It’s hard not to second guess yourself as a new parent. After all, deciphering your little one’s cries, knowing the signs that your baby is hungry or sleepy, and recognizing when you’re producing enough breastmilk is not always instinctive! For example, research shows that about 50% of nursing moms stop breastfeeding because they believe their milk supply is insufficient, but only 5% have a physical or medical problem that hinders breastmilk production. So, how do you really know if you’re making enough breastmilk? Here, signs you’re dealing with low milk supply.

How do I know if I am producing enough milk?

Worried that you’re not producing enough milk? You are not alone! Nearly all new parents worry about whether their newborns are getting enough milk, according to the American Academy of Pediatrics. Here are some tell-tales signs your baby is getting enough breastmilk:

  • Your baby nurses frequently. New babies eat a lot! Well-fed breastfed babies age 0 to 5 months old nurse at least 8 to 12 times every 24 hours.

  • They’re steadily gaining weight. It’s normal for breastfed babies to lose 8 to 12 ounces over the first few days of life, but gain 4 to 7 ounces each week thereafter. (A well-fed baby will be back at their starting birth weight by day 10 to 14.)

  • They’re peeing several times a day. During the first days, infants don’t pee very often, but once your milk comes in, they wet five to seven diapers a day, and their urine is clear or light yellow. By the time your baby is 5 to 7 days old, they’ll produce six or seven wet diapers​ daily.

  • They’re also pooping several times a day! Babies should make one or two poops daily on day 1 and day 2—and produce at least two dirty diapers on days 3 and 4. By day 5 to 7, expect three to four poops a day. After that, for the first month of their life, your little one will often make a poop after each feeding.

  • Your breasts are heavy. Oftentimes, if you have enough breastmilk, your breasts will feel heavy when you wake up and they may occasionally leak.

  • You can hear or see your baby swallowing while nursing. When your bub starts to nurse, you’ll notice they start their session with a few rapid sucks, followed by long, rhythmic sucks and gulps peppered with periodic pauses. And their sweet cheeks will be rounded, not hollow, while suckling.

  • Your baby has calm hands and feet. Well-fed babies get blissful and chill after nursing, with relaxed hands and feet.

Does Baby crying mean I have low milk supply?

No! Many new parents think that crying is a sign their baby is not getting enough milk. In fact, infant crying and fussiness are the two most common reasons mothers believe they have low milk supply, even when there’s no evidence of that being true, according to research. (This is called perceived insufficient milk, or PIM.) The kicker? Since PIM can make a new parent feel anxious about their supply, they often supplement with formula, which can diminish their supply! If you think your baby crying means your supply is low, I suggest the following:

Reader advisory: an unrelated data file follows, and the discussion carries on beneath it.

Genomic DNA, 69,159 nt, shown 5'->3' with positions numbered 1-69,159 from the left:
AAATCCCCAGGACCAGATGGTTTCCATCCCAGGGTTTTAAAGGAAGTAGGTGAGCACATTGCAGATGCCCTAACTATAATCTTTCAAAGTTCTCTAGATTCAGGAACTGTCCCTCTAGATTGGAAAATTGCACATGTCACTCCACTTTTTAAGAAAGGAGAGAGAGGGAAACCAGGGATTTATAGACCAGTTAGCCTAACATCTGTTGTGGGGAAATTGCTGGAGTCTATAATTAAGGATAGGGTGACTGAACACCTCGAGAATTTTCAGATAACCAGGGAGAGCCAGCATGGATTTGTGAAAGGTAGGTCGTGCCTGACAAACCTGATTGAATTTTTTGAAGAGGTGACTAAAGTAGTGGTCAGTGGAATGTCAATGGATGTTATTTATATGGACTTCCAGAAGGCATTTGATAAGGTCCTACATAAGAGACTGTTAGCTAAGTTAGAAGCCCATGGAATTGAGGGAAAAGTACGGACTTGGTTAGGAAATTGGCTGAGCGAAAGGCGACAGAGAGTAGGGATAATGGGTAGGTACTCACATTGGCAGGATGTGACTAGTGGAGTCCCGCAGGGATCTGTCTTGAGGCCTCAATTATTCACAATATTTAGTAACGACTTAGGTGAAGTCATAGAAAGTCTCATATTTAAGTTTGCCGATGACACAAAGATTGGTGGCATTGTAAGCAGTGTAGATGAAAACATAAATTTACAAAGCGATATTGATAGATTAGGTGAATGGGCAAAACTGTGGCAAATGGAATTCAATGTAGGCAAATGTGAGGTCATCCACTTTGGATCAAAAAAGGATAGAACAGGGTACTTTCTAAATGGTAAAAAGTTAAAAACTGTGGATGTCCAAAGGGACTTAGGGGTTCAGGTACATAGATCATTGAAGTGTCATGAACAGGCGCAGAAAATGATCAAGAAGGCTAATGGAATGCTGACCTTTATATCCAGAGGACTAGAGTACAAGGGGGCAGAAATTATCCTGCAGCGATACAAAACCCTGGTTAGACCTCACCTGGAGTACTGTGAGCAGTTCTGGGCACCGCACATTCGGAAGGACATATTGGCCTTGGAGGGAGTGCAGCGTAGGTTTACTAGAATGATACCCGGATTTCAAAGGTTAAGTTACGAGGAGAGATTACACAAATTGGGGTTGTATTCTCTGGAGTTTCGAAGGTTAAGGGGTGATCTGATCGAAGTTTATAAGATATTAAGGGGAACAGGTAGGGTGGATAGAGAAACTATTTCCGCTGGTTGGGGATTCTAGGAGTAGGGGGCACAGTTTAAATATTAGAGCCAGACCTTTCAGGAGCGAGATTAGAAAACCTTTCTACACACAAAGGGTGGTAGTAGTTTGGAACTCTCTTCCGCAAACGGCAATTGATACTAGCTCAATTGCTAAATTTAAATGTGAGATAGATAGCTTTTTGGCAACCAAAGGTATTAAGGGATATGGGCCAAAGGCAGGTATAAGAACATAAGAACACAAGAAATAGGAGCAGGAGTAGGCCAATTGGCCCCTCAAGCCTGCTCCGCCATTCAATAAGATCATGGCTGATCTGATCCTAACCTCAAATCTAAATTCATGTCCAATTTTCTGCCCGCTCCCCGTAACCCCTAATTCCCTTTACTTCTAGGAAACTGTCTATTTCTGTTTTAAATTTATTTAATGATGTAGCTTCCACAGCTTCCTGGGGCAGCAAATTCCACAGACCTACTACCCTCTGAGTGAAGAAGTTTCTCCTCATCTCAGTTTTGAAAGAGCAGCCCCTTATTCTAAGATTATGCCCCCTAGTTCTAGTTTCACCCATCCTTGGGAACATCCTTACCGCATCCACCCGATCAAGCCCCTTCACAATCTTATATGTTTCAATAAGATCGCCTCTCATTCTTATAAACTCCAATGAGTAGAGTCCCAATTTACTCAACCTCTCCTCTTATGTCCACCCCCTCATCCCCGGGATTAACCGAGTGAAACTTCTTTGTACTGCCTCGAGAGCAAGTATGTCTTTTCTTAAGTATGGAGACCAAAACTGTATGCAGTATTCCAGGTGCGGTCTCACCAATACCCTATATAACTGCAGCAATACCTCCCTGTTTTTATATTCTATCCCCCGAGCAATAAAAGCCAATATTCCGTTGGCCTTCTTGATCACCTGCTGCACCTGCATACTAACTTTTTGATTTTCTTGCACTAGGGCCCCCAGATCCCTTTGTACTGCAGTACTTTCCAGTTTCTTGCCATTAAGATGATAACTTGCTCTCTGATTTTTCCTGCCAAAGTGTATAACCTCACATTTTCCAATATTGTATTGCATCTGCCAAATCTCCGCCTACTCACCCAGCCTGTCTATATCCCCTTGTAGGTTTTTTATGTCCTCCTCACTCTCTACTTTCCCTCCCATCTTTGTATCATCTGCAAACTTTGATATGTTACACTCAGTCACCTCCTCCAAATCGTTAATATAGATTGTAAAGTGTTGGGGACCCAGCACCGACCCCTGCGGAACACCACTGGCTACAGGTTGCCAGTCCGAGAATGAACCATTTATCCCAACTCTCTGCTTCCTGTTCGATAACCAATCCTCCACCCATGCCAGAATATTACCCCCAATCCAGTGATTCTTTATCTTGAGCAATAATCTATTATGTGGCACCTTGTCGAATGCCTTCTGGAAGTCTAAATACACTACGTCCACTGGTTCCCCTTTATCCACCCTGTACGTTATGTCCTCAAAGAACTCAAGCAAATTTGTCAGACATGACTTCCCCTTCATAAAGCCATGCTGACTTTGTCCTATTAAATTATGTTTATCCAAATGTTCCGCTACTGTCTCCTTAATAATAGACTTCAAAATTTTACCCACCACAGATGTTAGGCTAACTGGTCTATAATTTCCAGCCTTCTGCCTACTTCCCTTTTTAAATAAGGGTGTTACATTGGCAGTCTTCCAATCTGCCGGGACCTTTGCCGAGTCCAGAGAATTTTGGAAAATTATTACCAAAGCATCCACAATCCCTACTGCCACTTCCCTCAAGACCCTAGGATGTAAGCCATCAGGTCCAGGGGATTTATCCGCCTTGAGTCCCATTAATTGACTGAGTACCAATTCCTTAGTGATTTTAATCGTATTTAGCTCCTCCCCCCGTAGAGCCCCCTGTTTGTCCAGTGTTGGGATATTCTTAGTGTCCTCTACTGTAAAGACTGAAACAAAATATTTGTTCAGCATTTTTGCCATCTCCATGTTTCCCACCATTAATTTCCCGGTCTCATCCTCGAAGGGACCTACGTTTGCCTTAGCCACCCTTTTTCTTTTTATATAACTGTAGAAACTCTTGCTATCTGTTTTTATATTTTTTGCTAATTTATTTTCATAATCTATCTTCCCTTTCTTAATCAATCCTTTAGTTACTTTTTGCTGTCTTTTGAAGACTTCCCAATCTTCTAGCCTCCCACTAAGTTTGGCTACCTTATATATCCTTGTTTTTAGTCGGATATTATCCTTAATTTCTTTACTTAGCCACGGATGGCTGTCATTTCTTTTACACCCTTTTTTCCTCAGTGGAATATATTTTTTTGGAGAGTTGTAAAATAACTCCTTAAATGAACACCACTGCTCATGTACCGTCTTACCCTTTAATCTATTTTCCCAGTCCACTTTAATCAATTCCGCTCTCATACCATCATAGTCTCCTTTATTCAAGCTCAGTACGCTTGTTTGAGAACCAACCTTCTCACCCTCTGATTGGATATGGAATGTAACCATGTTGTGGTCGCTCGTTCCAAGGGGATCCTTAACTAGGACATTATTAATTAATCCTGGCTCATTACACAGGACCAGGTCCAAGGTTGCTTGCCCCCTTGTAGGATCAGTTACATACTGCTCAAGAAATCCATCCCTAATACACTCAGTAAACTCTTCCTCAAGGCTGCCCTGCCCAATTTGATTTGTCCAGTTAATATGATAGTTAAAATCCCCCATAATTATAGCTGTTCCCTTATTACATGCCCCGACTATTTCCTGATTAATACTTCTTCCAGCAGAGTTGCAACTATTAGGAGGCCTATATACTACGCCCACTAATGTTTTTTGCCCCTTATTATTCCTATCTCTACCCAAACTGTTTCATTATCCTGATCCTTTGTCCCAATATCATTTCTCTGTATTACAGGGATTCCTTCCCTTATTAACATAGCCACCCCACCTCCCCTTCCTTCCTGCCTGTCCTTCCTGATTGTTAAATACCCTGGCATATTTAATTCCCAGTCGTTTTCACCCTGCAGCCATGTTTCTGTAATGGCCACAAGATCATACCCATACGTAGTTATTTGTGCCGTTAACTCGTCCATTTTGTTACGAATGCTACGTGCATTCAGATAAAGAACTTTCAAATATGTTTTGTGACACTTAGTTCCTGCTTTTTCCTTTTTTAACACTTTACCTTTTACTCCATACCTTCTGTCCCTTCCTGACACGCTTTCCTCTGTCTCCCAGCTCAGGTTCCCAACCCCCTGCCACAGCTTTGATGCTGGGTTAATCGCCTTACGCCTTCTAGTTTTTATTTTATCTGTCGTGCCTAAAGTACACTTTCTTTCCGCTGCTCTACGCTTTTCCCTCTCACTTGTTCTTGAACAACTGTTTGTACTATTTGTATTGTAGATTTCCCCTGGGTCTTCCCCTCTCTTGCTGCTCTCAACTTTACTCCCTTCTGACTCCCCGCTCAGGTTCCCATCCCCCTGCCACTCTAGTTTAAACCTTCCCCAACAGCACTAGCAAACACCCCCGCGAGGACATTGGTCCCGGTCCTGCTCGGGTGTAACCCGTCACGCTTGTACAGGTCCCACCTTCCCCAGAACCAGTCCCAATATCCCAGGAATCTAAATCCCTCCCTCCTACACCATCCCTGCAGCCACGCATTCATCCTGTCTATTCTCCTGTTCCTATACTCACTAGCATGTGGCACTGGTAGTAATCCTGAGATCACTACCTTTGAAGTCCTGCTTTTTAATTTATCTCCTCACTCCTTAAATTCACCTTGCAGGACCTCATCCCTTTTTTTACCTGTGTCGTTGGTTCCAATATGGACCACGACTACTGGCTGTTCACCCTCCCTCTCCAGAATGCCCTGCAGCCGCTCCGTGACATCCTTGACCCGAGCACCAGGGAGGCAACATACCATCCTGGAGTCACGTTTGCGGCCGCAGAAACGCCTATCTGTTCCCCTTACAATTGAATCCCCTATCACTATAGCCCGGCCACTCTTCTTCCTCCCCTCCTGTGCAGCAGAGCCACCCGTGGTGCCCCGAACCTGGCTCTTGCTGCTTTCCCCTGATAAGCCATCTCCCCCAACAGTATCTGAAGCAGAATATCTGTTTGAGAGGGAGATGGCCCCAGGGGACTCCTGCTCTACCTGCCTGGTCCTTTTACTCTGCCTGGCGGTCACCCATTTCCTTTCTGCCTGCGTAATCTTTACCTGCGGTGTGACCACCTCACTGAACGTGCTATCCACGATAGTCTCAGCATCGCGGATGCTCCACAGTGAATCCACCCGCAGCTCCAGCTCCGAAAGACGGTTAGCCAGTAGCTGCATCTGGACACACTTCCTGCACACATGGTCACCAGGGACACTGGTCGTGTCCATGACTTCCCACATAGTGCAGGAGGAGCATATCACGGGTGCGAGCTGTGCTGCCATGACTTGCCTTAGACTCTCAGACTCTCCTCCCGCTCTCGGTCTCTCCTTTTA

• Learn about your baby’s hunger cues: Babies show many signs of hunger before they begin to cry, like rooting, bringing their hands to their mouth, smacking their lips, and clenching fingers. Watching for—and responding quickly to—your little one’s hunger cues can help prevent crying. (Did you know that once your baby is crying, it’s harder for them to latch and feed properly?!) Find out more about your baby’s first-year feeding schedule.

  • Understand “normal” crying: While it’s hard to hear, it’s the truth: Infants normally cry about 1 to 3 hours a day! They cry because they’re tired, lonely, sick, need a diaper change, hungry, overstimulated…the list goes on because, well, crying is how babies communicate! (Learn the signs your baby’s crying may signal a problem.)

  • Learn the 5 S’s: The magical combo of swaddling, shushing, swinging, sucking, and holding Baby in the side-stomach position (aka: the 5 S’s for soothing babies) is proven to help calm babies. That’s why hospitals, parenting clinics, child abuse prevention programs, military bases, and more teach the 5 S’s to new parents all over the globe! Once you understand how to calm your baby, you won’t knee-jerk to the assumption that Baby is hungry—and that your supply must be low if the crying persists.

What are the signs your milk supply is decreasing?

With bottle-fed babies, it’s simple to know how much they’re drinking: Just count the ounces your baby eats. But with breastfeeders, it’s trickier. Here are a few ways to help you find out if you have a low or decreasing milk supply: